14. Learn to swerve abruptly. Downtown Philly is the home of very high-speed slalom driving, thanks to PENDOT, who put potholes in key locations to test drivers' reflexes and keep them on their toes. Parts of truck tires are left on new highways (where potholes haven't yet been established) for the same purpose.
  15. It is considered correct in Philly to honk your horn at cars that don't move the instant the light changes. Our city is founded upon such traditions.
  16. Seeking eye contact with another driver automatically revokes your right of way.
  17. When in doubt, remember that all unmarked exits lead to New Jersey.
  18. It's OK to back up along the shoulder of the road if you missed your exit, particularly if it is the Schuylkill or I95. This gives the other drivers a more challenging "moving target" rather than those stationary barrels.

Submitted by Bill, Narberth, Pa.

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You know you're from the North if ...
  • You've watched the movie "Deliverance" and you're afraid to go on a camping trip. Ever.
  • For breakfast you'd rather have potatoes than grits.
  • You can name at least 4 hockey teams.
  • You've never eaten Okra.
  • You wonder why people in restaurants don't talk as loud as you do.
  • You have never planned your summer vacation around a gun & knife show.
  • You don't have any problems pronouncing "Worcestershire sauce" correctly.
  • You've never had grain alcohol.
  • You are familiar with all the rules to Lacrosse.
  • You have no idea what a polecat is.
  • You don't see anything wrong with putting a sweater on a poodle.
  • You've never had bangs.
  • You'd rather vacation at Martha's Vineyard than Six Flags.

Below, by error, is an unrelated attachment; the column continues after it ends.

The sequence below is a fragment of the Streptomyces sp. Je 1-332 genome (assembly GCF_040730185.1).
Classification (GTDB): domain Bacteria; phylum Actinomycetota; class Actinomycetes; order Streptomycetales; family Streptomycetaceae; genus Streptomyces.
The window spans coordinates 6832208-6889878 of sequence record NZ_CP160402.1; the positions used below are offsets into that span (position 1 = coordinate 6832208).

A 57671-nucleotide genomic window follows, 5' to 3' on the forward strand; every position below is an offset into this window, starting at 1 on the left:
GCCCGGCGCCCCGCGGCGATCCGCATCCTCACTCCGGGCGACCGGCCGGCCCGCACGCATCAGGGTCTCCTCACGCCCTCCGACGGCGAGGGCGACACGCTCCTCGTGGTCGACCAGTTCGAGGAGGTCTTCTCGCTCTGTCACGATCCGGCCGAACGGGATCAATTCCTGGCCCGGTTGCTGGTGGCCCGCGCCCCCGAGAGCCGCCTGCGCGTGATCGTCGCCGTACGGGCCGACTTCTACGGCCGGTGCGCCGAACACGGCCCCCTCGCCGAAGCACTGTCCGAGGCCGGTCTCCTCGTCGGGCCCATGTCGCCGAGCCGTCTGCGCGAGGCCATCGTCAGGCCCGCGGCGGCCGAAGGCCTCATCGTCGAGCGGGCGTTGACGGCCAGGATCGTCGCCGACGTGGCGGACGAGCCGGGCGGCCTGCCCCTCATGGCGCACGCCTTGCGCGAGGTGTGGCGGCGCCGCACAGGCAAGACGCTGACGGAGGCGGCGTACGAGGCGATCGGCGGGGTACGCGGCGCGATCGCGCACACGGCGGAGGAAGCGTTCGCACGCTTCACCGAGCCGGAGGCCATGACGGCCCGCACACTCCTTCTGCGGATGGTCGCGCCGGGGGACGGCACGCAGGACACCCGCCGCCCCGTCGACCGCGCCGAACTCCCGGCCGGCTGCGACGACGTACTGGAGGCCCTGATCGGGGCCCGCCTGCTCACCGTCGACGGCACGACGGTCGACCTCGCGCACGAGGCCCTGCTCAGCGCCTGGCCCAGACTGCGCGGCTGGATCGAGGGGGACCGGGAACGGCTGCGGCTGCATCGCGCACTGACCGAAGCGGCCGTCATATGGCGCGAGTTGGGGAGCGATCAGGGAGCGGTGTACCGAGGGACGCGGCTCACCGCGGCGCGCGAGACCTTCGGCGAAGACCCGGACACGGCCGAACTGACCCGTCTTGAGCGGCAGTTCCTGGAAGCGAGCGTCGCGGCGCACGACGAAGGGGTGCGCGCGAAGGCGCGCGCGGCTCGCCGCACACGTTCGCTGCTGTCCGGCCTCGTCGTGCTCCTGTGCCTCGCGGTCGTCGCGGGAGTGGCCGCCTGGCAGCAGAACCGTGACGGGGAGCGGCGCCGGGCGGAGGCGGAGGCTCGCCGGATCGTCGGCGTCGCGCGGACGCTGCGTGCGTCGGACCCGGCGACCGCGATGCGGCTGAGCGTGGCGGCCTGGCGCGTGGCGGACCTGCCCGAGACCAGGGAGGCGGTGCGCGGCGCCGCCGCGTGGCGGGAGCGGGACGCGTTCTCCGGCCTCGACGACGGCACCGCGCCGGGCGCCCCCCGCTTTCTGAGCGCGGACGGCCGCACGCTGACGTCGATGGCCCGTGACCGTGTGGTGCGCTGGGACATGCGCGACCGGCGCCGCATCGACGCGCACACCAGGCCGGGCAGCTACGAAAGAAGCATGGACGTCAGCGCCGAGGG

• You don't have at least one can of WD-40 somewhere around the house.
  • You would rather have your son become a lawyer than grow up to get his own TV fishing show.
  • You refer to two or more people as "you guys" instead of "y'all".
  • You think more money should go to important scientific research at your university than to pay the salary of the head football coach.
  • You prefer a bagel over a donut.
  • You don't know anyone who goes by both their first and middle names.
  • You get freaked out when strangers in public talk to you.
  • You don't know what a Piggly-Wiggly is.
  • You think NASCAR stands for the North American Society for...(something)
  • You eat fried chicken with a knife and fork.
  • You use the horn in your car more than once or twice a year.
  • Everything you know about the Civil War you learned watching TV.
  • You don't "reckon."
  • You're not "fixin" to do anything.

Submitted by Susan, Hanover, Pa.

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You know you're from Pennsylvania if ...
  • You refer to Pennsylvania as "PA" (pronounced Pee-Ay).
  • You can say the phrase "fire hall wedding reception" and not even bat an eye.
  • You know what a "State Store" is, and your out-of-state friends find it unbelievable that you can't purchase liquor at the mini-mart.
  • You live within two miles of a plant that makes potato chips, corn chips, pretzels, candy, or ice cream, or that packages turkey, beans or bologna.
  • Words like "hoagie", "sticky buns", "shoo-fly pie", "pierogies" and "pocketbook", and "water ice" actually mean something to you.
  • You can eat cold pizza (even for breakfast) and know others who do the same.
  • You not only have heard of Birch Beer, but you know it comes in multiple colors: Red, White, Brown, and Gold.